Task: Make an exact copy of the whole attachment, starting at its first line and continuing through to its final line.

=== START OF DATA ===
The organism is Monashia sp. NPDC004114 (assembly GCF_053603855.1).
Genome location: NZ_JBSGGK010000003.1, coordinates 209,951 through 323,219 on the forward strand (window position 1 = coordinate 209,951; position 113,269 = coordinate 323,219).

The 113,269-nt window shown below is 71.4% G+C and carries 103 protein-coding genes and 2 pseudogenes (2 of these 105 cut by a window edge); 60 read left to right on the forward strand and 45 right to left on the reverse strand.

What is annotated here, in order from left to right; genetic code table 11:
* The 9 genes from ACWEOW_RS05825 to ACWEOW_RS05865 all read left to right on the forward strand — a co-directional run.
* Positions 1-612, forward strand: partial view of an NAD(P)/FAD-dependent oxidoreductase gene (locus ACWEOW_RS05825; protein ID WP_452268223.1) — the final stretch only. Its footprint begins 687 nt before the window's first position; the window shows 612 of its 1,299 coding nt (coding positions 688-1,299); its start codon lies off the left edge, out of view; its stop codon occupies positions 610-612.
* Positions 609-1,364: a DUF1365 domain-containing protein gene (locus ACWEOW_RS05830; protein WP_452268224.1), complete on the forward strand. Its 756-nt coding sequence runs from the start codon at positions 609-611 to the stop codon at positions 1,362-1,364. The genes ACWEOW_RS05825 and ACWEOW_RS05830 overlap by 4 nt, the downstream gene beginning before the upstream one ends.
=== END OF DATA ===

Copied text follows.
The organism is Monashia sp. NPDC004114 (assembly GCF_053603855.1).
Genome location: NZ_JBSGGK010000003.1, coordinates 209,951 through 323,219 on the forward strand (window position 1 = coordinate 209,951; position 113,269 = coordinate 323,219).

The 113,269-nt window shown below is 71.4% G+C and carries 103 protein-coding genes and 2 pseudogenes (2 of these 105 cut by a window edge); 60 read left to right on the forward strand and 45 right to left on the reverse strand.

What is annotated here, in order from left to right; genetic code table 11:
* The 9 genes from ACWEOW_RS05825 to ACWEOW_RS05865 all read left to right on the forward strand — a co-directional run.
* Positions 1-612, forward strand: partial view of an NAD(P)/FAD-dependent oxidoreductase gene (locus ACWEOW_RS05825; protein ID WP_452268223.1) — the final stretch only. Its footprint begins 687 nt before the window's first position; the window shows 612 of its 1,299 coding nt (coding positions 688-1,299); its start codon lies off the left edge, out of view; its stop codon occupies positions 610-612.
* Positions 609-1,364: a DUF1365 domain-containing protein gene (locus ACWEOW_RS05830; protein WP_452268224.1), complete on the forward strand. Its 756-nt coding sequence runs from the start codon at positions 609-611 to the stop codon at positions 1,362-1,364. The genes ACWEOW_RS05825 and ACWEOW_RS05830 overlap by 4 nt, the downstream gene beginning before the upstream one ends.